Getting screened for colorectal cancer is “one of the most powerful weapons” in preventing cancer, says the American Cancer Society. Although there is no sure way to prevent colon cancer, if found early on it is usually highly treatable if the correct steps are taken. Fifty percent of patients who receive surgery result in being cured from colorectal cancer, although a recurrence of the cancer is a one of the major issues an often can result in death.
ACS reports that it takes roughly 10-15 years for the first abnormal cells to grow into cancerous polyps. Being screened for these abnormal cells before symptoms start is one of the best methods in preventing growth Screenings available include, Guaiac- based fecal occult blood test and fecal immunochemical test, Stool DNA test, Sigmoidoscoy, Colonoscopy, Double-contrast barium enema and a CT colonography (virtual colonoscopy).
If you do not have a strong family history of colorectal polyps or cancer, it is recommended that people start getting screened at age 50. If colon cancer runs in your family, the ACS recommends you start screening earlier on.
Practice Healthy Habits
One of the other best-known ways to prevent colorectal cancer is to live a healthy, active lifestyle.
- Eat Right: Understand what you eat, how much you eat, and prevent weight gain, specifically around the mid-section. Staying away from red meats such as beef, pork, lamb, and processed meats such hot dogs, sausages and lunch meats, is always a good idea. Instead look for foods that are fresh, all natural, and not processed, making sure to eat more vegetables, fruits, and whole grains. ACS also recommends that you limit your alcohol intake per day, especially men.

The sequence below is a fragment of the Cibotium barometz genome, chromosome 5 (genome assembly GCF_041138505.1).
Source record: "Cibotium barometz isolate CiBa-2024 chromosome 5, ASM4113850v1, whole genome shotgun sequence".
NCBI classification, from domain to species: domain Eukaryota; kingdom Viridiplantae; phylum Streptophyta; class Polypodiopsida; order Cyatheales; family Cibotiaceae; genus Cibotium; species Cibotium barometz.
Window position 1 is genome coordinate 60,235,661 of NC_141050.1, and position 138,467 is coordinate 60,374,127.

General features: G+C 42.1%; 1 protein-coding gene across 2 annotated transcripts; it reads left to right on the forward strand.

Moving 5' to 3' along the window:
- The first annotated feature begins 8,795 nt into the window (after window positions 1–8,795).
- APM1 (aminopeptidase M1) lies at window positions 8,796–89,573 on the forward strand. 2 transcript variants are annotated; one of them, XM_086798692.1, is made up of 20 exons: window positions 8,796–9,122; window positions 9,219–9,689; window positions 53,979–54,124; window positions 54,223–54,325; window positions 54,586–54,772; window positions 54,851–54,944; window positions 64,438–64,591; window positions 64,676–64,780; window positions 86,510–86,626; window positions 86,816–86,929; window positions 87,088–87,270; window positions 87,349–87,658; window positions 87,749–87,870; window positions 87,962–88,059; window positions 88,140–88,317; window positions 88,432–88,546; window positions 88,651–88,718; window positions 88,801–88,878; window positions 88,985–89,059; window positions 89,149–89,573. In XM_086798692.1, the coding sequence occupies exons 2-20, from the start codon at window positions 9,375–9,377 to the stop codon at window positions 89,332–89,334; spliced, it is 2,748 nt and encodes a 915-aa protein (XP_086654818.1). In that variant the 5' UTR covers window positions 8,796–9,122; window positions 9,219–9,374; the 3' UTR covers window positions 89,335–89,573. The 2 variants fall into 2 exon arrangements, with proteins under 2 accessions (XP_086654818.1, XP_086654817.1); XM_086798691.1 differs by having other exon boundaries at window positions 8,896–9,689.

- Keep Active: Staying active and fit is important in the equation of living a healthy lifestyle and preventing colorectal cancer. The ACS recommends that “increasing your level of activity” lowers your risk of colorectal cancer. When you are working out or getting exercise, you should be doing things that make you breathe as hard as you would while going for a fast-paced walk. Remember, the more vigorous the exercise the better it is in preventing colorectal cancer!
- Quit Smoking: It is always good to keep in mind that smoking is linked to many forms of cancer, including colorectal cancer. Quitting smoking can be hard, but there are many resources available, including the ACS Guide to Quitting Smoking.
Learn more about Colon Cancer screenings and treatment at the UVM Medical Center.